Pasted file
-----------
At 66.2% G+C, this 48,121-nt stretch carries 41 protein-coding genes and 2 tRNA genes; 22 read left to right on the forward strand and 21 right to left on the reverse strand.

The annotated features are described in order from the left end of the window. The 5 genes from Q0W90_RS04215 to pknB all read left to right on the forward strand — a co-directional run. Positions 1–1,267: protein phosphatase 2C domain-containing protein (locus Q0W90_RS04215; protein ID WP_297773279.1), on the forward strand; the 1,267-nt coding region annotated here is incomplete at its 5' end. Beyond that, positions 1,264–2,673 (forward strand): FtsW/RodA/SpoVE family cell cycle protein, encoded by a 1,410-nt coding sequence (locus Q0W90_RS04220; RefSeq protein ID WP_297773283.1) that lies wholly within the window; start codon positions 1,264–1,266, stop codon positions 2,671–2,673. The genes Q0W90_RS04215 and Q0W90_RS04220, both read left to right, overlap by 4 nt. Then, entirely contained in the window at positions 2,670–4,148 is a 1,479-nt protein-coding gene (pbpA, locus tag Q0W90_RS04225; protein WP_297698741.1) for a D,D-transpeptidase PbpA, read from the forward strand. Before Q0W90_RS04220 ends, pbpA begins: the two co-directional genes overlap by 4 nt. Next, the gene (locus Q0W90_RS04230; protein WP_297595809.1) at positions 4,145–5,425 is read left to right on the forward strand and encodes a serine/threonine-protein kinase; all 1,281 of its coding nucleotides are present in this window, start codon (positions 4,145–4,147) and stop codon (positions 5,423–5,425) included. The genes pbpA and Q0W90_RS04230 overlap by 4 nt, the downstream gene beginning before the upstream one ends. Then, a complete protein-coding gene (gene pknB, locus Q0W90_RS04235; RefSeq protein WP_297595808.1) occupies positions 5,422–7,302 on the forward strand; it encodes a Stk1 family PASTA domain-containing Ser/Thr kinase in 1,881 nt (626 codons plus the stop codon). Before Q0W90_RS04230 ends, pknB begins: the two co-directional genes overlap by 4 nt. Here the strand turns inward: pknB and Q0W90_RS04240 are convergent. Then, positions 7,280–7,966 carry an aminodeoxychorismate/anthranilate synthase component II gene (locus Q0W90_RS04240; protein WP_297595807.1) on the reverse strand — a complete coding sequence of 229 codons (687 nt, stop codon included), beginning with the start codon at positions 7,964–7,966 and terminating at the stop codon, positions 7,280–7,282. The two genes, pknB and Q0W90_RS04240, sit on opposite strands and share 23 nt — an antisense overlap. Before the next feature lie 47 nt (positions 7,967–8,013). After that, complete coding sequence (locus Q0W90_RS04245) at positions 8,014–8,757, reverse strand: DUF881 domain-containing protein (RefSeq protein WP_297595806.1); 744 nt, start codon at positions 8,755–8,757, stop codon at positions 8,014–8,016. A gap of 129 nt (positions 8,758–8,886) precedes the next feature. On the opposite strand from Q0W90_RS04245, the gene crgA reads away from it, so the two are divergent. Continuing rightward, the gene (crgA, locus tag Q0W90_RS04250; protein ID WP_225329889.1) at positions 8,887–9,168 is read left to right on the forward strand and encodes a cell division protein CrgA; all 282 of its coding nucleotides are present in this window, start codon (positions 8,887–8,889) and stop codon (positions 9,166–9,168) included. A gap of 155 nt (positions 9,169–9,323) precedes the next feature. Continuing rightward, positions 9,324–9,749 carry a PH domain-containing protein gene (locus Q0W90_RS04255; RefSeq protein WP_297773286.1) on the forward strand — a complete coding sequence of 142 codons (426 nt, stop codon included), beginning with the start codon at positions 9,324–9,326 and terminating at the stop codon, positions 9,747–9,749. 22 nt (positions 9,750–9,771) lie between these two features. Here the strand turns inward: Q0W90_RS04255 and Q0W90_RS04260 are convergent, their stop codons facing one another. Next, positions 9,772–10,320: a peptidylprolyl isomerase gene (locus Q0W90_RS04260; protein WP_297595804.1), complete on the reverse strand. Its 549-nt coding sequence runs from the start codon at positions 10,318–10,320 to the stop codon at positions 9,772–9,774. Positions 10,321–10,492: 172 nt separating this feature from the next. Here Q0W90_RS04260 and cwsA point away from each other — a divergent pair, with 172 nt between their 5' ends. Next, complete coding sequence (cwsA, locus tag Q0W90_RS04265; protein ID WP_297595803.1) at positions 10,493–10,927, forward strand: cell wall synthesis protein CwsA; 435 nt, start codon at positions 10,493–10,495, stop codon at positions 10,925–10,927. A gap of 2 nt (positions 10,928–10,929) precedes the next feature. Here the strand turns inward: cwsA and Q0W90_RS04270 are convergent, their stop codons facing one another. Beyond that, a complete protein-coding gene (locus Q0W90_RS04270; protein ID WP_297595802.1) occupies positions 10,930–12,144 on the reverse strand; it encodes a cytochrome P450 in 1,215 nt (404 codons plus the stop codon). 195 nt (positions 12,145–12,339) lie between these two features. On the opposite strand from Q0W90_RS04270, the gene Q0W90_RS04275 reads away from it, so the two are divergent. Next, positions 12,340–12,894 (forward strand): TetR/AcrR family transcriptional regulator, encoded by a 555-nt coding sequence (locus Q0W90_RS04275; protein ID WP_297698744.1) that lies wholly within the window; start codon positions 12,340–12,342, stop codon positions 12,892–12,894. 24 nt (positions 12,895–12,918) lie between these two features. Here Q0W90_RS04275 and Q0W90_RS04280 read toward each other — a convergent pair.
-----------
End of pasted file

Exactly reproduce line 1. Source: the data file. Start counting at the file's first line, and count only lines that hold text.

At 66.2% G+C, this 48,121-nt stretch carries 41 protein-coding genes and 2 tRNA genes; 22 read left to right on the forward strand and 21 right to left on the reverse strand.